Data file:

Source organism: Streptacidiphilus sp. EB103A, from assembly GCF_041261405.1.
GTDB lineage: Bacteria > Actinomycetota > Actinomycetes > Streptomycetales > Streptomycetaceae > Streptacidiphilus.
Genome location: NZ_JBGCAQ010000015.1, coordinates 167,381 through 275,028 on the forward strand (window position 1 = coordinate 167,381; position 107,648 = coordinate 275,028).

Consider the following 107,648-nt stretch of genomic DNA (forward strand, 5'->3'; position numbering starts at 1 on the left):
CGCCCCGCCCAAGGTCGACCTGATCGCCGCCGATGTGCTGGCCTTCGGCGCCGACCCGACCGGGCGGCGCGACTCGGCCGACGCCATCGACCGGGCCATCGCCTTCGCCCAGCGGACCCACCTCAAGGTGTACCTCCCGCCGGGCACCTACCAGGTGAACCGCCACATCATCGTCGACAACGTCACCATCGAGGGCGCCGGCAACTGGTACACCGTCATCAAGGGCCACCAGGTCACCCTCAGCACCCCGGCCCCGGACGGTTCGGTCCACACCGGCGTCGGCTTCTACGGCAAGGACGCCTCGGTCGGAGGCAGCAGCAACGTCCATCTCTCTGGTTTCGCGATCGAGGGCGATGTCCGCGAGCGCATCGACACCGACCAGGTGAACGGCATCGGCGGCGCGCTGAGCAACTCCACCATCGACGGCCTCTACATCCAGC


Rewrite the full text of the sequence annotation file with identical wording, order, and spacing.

Source organism: Streptacidiphilus sp. EB103A, from assembly GCF_041261405.1.
GTDB lineage: Bacteria > Actinomycetota > Actinomycetes > Streptomycetales > Streptomycetaceae > Streptacidiphilus.
Genome location: NZ_JBGCAQ010000015.1, coordinates 167,381 through 275,028 on the forward strand (window position 1 = coordinate 167,381; position 107,648 = coordinate 275,028).

Consider the following 107,648-nt stretch of genomic DNA (forward strand, 5'->3'; position numbering starts at 1 on the left):
CGCCCCGCCCAAGGTCGACCTGATCGCCGCCGATGTGCTGGCCTTCGGCGCCGACCCGACCGGGCGGCGCGACTCGGCCGACGCCATCGACCGGGCCATCGCCTTCGCCCAGCGGACCCACCTCAAGGTGTACCTCCCGCCGGGCACCTACCAGGTGAACCGCCACATCATCGTCGACAACGTCACCATCGAGGGCGCCGGCAACTGGTACACCGTCATCAAGGGCCACCAGGTCACCCTCAGCACCCCGGCCCCGGACGGTTCGGTCCACACCGGCGTCGGCTTCTACGGCAAGGACGCCTCGGTCGGAGGCAGCAGCAACGTCCATCTCTCTGGTTTCGCGATCGAGGGCGATGTCCGCGAGCGCATCGACACCGACCAGGTGAACGGCATCGGCGGCGCGCTGAGCAACTCCACCATCGACGGCCTCTACATCCAGC